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Thursday, February 4, 2016

Real estate insights: Part 1

This 2,340-square foot house on Donna Circle in Broyhill Crest is on the market for $442,900. It has three bedrooms and two bathrooms. [Zillow]
How quickly are homes selling? Why does one house sell faster or for more money than a similar house on the same street? Is house flipping on the increase? Is it a buyer’s market? A seller’s market? What does all that mean anyway?

In an effort to sort through some of these issues, we’re running a two-part series presented in a question-and-answer format by Kate Fulling, a resident of the Columbia Pines neighborhood in Annandale and the editor of a blog documenting her home improvement projects.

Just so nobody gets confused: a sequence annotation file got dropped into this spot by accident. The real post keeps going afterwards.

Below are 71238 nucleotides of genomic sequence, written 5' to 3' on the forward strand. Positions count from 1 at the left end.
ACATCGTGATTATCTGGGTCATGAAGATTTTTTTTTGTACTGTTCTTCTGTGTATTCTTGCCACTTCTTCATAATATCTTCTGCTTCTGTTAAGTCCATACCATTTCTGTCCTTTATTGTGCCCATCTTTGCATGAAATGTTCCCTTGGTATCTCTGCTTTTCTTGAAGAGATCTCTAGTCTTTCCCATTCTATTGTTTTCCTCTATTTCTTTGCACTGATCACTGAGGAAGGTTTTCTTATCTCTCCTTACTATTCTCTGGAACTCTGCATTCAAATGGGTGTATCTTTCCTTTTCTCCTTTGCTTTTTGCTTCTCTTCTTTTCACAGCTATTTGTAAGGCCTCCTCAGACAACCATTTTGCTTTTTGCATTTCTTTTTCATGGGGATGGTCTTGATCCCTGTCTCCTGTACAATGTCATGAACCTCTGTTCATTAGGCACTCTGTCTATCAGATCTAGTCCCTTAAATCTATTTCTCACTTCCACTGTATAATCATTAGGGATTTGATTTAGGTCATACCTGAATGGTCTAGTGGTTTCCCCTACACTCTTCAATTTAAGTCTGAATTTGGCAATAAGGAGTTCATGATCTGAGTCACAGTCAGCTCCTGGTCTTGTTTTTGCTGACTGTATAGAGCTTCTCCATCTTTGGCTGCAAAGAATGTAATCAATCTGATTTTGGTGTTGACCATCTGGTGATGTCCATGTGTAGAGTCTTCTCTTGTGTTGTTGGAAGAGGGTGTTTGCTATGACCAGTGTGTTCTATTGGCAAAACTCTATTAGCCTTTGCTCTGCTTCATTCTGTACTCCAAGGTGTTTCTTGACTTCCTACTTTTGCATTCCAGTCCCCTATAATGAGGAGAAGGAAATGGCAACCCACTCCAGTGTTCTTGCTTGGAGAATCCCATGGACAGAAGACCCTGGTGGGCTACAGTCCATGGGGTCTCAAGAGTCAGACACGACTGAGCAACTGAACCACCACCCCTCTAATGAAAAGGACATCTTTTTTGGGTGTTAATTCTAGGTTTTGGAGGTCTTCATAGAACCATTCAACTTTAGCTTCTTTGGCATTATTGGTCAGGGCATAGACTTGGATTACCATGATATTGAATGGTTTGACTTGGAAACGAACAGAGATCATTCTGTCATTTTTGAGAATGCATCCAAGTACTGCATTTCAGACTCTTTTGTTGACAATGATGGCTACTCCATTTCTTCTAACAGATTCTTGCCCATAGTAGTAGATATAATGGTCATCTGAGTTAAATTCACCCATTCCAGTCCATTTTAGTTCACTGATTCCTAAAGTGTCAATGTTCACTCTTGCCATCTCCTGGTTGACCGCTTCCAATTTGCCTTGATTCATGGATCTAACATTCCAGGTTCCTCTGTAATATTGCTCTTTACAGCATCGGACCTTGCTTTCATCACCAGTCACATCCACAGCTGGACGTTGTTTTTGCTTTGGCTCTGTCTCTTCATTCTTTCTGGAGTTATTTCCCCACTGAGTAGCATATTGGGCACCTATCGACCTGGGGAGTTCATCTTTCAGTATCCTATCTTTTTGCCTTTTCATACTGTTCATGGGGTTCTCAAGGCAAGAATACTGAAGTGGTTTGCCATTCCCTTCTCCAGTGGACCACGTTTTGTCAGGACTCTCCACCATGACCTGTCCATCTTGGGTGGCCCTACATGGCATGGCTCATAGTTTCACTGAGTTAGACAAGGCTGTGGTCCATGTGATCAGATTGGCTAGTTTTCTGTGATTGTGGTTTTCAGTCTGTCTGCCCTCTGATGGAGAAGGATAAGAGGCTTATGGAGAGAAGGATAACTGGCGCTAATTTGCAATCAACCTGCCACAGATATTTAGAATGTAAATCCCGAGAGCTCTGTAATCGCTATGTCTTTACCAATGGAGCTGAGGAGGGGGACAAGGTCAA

Fulling posed her questions to realtor Vivianne Couts, a resident of Broyhill Crest who occasionally contributes real estate updates to the Annandale Blog. [It should be noted that the questions and  responses specifically relate to single-family homes in Columbia Pines, Broyhill Crest, and Sleepy Hollow Woods.]

Kate Fulling: It appears that the real estate market in the 22003 zip code (Annandale) has softened a bit in the last six months. The number of sales per month and the price per square foot in the last six months of 2015 seem down from where they were in the first six months of last year. Do you agree with that assessment, and if so, why do you think that is? 

Vivianne Couts:
The real estate market did slow down in the fall of 2015. Usually it picks up right after Labor Day. This year, it didn’t pick up until October.

I think there was a bit of nervousness in the market. The federal government changed some of the rules that lenders had to follow, and interest rates were a concern for people, even though they’re hovering around 4 percent. The market was stronger than usual in November and December and continues to be good right now.